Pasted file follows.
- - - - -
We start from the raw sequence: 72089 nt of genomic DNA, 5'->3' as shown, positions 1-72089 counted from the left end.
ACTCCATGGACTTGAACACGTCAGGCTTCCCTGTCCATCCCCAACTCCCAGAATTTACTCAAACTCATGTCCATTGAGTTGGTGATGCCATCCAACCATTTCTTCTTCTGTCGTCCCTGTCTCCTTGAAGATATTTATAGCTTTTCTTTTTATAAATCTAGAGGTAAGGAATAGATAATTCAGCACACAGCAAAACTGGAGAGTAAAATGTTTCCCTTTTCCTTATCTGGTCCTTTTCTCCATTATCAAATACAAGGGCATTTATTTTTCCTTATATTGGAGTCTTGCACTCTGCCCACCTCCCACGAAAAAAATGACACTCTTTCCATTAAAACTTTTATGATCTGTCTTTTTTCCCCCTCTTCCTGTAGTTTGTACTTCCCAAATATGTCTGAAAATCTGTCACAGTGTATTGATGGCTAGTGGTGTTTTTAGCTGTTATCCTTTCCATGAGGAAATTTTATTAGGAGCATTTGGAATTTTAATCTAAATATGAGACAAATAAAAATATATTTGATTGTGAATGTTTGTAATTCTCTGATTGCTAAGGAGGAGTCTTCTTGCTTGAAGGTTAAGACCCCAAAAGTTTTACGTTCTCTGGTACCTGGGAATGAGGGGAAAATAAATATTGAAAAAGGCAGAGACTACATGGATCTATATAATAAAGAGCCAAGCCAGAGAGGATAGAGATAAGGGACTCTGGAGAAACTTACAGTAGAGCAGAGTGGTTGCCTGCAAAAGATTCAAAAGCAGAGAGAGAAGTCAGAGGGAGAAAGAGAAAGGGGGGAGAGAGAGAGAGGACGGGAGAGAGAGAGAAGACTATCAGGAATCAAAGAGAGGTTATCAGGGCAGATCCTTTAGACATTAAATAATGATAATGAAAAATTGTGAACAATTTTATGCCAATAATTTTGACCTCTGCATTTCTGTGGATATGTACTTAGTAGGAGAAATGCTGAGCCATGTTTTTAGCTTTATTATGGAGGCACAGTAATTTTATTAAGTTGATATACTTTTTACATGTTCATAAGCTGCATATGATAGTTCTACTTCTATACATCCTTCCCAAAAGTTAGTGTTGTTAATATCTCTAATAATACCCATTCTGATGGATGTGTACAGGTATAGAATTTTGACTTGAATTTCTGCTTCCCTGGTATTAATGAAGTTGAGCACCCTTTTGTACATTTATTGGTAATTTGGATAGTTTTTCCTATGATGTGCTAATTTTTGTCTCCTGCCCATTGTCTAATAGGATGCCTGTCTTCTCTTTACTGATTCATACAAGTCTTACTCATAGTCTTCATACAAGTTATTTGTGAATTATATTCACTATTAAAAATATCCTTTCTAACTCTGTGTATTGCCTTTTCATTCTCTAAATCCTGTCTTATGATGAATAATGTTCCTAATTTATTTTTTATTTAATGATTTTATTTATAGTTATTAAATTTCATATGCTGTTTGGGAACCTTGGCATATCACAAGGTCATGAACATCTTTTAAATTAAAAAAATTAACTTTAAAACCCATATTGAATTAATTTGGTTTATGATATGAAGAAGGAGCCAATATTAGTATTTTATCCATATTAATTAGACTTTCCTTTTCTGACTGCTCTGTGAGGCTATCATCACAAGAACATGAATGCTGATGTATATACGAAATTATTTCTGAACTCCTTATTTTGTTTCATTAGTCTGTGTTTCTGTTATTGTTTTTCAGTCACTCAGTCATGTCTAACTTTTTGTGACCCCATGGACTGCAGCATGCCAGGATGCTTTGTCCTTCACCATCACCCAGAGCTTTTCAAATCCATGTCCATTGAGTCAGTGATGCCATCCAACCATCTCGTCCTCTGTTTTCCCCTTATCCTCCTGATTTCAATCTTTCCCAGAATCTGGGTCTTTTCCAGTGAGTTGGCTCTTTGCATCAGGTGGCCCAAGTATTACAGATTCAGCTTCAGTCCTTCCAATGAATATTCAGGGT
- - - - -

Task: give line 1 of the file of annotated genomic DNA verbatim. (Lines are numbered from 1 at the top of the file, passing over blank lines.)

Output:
We start from the raw sequence: 72089 nt of genomic DNA, 5'->3' as shown, positions 1-72089 counted from the left end.